Nature Transformed: Edward Burtynksy’s Vermont Quarry Photographs in Context
This annotated list of web resources may be used to help you and your students learn more about looking at and making meaning from this type of art.
Pre-Visit Lesson for Elementary Students: Granite All Around Us
Edward Burtynsky, Rock of Ages #4, Abandoned Section, Adam-Pirie Quarry, Barre, Vermont, 1991.
Digital chromogenic color print. Photograph courtesy Howard Greenberg & Bryce Wolkowitz, New York /Nicholas Metivier, Toronto
Edward Burtynsky has spent his artistic career photographing elements of the landscape that most of us never encounter including quarries, refineries, and recycling yards. This pre-visit lesson will prepare elementary students for his beautifully rendered images of Vermont quarries at the Hood Museum of Art by familiarizing them with granite, its extraction, and its uses. At the museum, students will discuss issues related to consumption, environmental impact, and geology and witness the record of what remains behind once people have extracted what they need or want from the land.
Note: This lesson needs to be done a few days in advance of the museum visit so students can do some homework in preparation for the trip to the Hood.
1. Learn about the various physical properties of granite.
2. Learn how granite is extracted from rock quarries
3. Complete a worksheet related to learning how granite is used in their community today.
Materials needed for this activity
Access to the Internet. Ideally, students will be able to view a couple of YouTube videos that demonstrate how granite is removed, cut, and sanded for commercial use. (See the Learn More! page on the museum’s website for links.)
Granite Around Us worksheets, one per student
1. Explain to students that on their museum visit they will be looking at the work of Canadian photographer Edward Burtynsky. Burtynsky travels around the world, photographing parts of the landscape that most of us never see. All of his photographs depict land that has been changed permanently by people. When people remove natural resources from the land, like oil and coal for fuel or rocks for building, the land changes permanently. Edward Burtynsky is interested in what that land looks like once people have started removing those resources from the earth.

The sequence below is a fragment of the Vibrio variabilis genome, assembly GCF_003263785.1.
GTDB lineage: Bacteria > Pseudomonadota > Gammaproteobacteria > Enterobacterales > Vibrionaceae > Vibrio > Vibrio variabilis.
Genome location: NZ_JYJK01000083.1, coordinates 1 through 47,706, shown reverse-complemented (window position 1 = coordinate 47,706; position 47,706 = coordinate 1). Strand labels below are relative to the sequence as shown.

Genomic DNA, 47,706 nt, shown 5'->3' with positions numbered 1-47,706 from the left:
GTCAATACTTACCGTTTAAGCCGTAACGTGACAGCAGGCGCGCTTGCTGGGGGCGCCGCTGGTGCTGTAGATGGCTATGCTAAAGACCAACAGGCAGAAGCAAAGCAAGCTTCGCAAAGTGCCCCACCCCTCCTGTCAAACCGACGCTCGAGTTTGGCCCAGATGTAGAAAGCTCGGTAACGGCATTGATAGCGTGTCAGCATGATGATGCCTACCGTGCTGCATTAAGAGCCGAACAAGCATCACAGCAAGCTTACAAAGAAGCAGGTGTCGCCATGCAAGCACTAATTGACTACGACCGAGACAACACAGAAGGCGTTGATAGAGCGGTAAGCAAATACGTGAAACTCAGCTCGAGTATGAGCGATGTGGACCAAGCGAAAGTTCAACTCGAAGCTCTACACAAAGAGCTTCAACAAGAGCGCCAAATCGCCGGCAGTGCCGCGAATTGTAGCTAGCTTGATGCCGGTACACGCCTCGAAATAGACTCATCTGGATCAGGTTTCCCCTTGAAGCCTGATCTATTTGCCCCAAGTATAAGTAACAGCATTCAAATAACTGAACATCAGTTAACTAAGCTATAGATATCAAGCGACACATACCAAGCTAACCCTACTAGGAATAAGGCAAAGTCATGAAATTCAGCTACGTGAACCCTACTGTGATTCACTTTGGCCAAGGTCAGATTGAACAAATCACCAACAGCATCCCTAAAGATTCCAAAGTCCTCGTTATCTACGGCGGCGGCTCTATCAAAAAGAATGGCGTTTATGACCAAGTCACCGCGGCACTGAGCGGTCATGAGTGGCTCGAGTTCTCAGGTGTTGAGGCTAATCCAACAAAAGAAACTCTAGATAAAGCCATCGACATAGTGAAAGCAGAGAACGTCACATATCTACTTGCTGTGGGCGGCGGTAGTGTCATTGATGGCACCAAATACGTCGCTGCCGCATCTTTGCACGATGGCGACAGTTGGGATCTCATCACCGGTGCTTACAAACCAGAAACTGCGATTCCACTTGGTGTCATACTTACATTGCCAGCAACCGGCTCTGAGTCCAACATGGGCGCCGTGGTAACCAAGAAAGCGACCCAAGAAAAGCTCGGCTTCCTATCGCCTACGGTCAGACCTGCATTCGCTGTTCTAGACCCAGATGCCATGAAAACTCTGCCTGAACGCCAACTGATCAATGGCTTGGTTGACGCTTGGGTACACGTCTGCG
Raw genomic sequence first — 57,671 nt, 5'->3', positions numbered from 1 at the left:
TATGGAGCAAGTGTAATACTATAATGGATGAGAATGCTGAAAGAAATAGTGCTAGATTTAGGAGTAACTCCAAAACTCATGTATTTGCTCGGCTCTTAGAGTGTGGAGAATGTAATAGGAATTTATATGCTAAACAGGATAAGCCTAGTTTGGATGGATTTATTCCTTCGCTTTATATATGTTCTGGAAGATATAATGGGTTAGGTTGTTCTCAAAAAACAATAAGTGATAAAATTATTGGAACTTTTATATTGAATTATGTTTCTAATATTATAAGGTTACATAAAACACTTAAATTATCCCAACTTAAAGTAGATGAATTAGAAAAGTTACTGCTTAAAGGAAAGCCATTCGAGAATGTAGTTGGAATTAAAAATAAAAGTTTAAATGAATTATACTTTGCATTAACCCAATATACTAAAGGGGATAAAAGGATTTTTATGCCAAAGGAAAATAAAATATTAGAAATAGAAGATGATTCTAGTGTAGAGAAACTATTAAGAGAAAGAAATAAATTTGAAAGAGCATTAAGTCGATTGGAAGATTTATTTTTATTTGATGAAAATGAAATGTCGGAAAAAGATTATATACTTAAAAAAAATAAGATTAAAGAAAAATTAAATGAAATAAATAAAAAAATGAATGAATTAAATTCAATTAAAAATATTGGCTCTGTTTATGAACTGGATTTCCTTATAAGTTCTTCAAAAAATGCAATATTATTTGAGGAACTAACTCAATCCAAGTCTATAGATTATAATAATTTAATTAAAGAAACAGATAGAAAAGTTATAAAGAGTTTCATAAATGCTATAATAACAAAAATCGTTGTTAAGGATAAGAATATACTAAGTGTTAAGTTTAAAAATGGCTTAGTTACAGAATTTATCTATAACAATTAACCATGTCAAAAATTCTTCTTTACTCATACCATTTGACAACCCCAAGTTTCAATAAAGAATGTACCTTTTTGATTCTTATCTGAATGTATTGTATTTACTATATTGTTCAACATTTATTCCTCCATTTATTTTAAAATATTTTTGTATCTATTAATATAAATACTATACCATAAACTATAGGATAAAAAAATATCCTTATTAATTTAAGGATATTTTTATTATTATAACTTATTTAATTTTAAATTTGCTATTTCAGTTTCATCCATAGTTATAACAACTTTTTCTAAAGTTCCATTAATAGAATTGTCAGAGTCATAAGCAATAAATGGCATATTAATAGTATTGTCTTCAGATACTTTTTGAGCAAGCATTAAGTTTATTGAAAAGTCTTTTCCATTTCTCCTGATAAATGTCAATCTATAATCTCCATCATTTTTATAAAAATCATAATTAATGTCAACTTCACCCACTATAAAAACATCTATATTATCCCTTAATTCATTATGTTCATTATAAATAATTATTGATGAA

2. Many of the photographs students will see on their visit are of granite quarries in Barre, Vermont. Ask students the following questions and discuss the answers with them.
● What is granite and how is it formed?Granite is a type of rock formed underground by the cooling of molten rock. A layer of molten rock is found deep below the surface of the earth (molten is another word for melted). The melted rock ismade when radioactive elements deep in the ground break down. This breaking-down process releases large amounts of heat, which melts the rock. Over time (millions of years) some of that molten rock gets pushed to the surface of the earth where, it hardens.
● What does granite look like? See image below.
Granite comes in many colors. This picture shows the grey, black, and white flecks of the type of granite most commonly found in Vermont and New Hampshire.
● Where is granite located?
Granite can be found in every continent of the world. Large deposits of granite are located in New England.
● How is it removed from the earth?
Another word for granite removal is extraction. Granite needs to be extracted in large pieces using specialized equipment, dynamite and chemicals. Teams of people slowly dig around slabs of granite to break them free. A single granite slab can weigh as much as 40 tons, or 80,000 pounds. Granite mining operations can remove granite from as deep as 600 feet in the earth.
Once the slabs have been removed, they have to be sliced into smaller slabs and then polished using enormous sanding machines. The saws used to cut through granite are diamond wire saws with blades that can be as large as twelve feet in diameter.
If you have access to the Internet, this would be a great time to show short YouTube videos about stone removal and cutting. See the Learn More! page for links.
● What is granite used for?
Because it comes in a beautiful range of colors and is extremely hard, granite has been used as a building material for thousands of years. Granite was even used in the construction of the pyramids in ancient Egypt.
3. Hand out copies of the Granite Around Us worksheet and ask students to take the worksheet home, look around in their neighborhood, their community or town, and their school to try and find five different ways granite has been used in those places. Compare answers in class the next day.
Talk to your parents and neighbors and explore your neighborhood, school, and town to see if you can find five examples of different ways granite is used in your community.
List your examples here and bring this sheet back to school to share with your classmates and teacher.